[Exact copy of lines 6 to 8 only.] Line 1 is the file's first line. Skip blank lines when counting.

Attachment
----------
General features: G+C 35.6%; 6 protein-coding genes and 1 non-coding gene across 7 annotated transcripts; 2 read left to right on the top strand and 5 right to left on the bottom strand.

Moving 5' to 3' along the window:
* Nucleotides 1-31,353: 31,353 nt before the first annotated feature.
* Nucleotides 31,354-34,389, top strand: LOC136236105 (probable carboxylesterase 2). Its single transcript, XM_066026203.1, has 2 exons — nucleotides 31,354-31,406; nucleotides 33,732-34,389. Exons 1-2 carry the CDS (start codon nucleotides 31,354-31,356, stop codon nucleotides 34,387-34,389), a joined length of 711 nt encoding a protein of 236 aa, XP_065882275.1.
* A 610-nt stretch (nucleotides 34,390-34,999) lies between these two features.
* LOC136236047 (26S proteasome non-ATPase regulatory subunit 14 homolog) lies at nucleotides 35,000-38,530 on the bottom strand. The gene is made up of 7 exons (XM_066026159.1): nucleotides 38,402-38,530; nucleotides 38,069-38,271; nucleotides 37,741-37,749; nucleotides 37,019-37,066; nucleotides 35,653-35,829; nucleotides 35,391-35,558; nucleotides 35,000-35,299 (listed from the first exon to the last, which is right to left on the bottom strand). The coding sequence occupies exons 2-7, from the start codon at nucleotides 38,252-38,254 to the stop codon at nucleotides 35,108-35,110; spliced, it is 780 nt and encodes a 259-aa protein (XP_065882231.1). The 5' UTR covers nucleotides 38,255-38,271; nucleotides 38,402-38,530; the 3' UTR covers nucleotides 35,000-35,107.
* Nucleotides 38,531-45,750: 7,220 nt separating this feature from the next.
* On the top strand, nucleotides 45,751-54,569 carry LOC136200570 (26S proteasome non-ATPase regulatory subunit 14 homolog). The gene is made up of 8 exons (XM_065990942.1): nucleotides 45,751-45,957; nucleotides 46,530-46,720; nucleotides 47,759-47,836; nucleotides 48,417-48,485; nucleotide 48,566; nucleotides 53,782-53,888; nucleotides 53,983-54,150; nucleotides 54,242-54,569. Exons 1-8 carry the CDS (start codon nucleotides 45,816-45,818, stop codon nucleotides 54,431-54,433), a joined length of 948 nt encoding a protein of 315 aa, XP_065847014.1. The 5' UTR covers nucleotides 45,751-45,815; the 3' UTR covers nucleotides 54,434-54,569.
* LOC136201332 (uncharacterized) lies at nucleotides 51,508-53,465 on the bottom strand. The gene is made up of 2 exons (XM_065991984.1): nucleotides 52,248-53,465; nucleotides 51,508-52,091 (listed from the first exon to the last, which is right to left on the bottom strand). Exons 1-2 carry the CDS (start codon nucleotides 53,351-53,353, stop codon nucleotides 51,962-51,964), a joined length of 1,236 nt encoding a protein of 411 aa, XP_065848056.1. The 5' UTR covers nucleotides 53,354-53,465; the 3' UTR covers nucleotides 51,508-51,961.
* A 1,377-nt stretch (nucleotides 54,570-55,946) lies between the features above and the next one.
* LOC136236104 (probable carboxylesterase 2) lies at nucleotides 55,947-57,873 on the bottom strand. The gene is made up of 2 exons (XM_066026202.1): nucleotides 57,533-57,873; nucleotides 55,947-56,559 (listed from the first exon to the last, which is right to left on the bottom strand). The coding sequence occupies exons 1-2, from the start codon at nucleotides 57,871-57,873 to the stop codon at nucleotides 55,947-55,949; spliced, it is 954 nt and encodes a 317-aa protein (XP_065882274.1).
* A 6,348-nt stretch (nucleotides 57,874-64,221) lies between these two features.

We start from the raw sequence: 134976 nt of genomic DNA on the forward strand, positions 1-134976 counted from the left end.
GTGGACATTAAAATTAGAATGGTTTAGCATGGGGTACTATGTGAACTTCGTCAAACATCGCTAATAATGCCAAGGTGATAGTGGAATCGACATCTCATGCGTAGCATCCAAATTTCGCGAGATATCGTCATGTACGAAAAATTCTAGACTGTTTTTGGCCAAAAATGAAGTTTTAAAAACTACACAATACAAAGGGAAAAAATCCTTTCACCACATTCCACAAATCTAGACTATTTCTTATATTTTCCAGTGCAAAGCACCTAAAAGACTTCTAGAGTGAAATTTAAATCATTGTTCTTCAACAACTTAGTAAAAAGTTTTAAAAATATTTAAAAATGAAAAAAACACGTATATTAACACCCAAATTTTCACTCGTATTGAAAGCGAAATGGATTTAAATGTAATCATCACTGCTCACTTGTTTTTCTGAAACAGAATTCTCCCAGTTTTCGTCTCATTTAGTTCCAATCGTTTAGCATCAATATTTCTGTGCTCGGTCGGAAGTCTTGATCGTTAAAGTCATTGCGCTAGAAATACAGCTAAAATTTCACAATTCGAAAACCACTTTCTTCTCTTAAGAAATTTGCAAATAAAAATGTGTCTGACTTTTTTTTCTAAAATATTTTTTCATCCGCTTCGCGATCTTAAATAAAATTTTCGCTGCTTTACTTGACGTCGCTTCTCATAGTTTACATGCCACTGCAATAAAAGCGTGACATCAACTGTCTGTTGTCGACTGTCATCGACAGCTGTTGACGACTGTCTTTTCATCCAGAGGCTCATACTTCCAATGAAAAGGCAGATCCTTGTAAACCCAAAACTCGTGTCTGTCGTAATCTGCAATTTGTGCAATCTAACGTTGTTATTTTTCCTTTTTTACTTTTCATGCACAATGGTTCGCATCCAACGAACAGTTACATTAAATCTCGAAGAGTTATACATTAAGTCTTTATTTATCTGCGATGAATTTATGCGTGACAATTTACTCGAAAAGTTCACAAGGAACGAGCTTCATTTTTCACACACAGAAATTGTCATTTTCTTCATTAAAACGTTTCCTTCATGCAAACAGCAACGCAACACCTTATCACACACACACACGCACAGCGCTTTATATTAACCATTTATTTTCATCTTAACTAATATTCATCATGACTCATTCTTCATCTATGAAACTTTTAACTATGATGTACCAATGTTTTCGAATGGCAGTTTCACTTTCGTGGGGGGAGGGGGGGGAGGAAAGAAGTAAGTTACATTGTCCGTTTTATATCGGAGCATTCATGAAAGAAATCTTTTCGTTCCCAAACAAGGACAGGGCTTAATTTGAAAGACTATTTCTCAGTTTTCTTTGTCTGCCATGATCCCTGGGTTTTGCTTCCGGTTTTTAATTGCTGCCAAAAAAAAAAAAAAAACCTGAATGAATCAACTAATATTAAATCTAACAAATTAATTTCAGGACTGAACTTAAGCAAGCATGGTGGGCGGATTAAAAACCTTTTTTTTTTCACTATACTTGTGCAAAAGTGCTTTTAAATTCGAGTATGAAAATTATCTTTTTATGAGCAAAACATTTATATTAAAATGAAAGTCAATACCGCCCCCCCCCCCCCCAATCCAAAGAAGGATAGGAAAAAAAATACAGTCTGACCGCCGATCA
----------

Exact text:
* LOC136236047 (26S proteasome non-ATPase regulatory subunit 14 homolog) lies at nucleotides 35,000-38,530 on the bottom strand. The gene is made up of 7 exons (XM_066026159.1): nucleotides 38,402-38,530; nucleotides 38,069-38,271; nucleotides 37,741-37,749; nucleotides 37,019-37,066; nucleotides 35,653-35,829; nucleotides 35,391-35,558; nucleotides 35,000-35,299 (listed from the first exon to the last, which is right to left on the bottom strand). The coding sequence occupies exons 2-7, from the start codon at nucleotides 38,252-38,254 to the stop codon at nucleotides 35,108-35,110; spliced, it is 780 nt and encodes a 259-aa protein (XP_065882231.1). The 5' UTR covers nucleotides 38,255-38,271; nucleotides 38,402-38,530; the 3' UTR covers nucleotides 35,000-35,107.
* Nucleotides 38,531-45,750: 7,220 nt separating this feature from the next.
* On the top strand, nucleotides 45,751-54,569 carry LOC136200570 (26S proteasome non-ATPase regulatory subunit 14 homolog). The gene is made up of 8 exons (XM_065990942.1): nucleotides 45,751-45,957; nucleotides 46,530-46,720; nucleotides 47,759-47,836; nucleotides 48,417-48,485; nucleotide 48,566; nucleotides 53,782-53,888; nucleotides 53,983-54,150; nucleotides 54,242-54,569. Exons 1-8 carry the CDS (start codon nucleotides 45,816-45,818, stop codon nucleotides 54,431-54,433), a joined length of 948 nt encoding a protein of 315 aa, XP_065847014.1. The 5' UTR covers nucleotides 45,751-45,815; the 3' UTR covers nucleotides 54,434-54,569.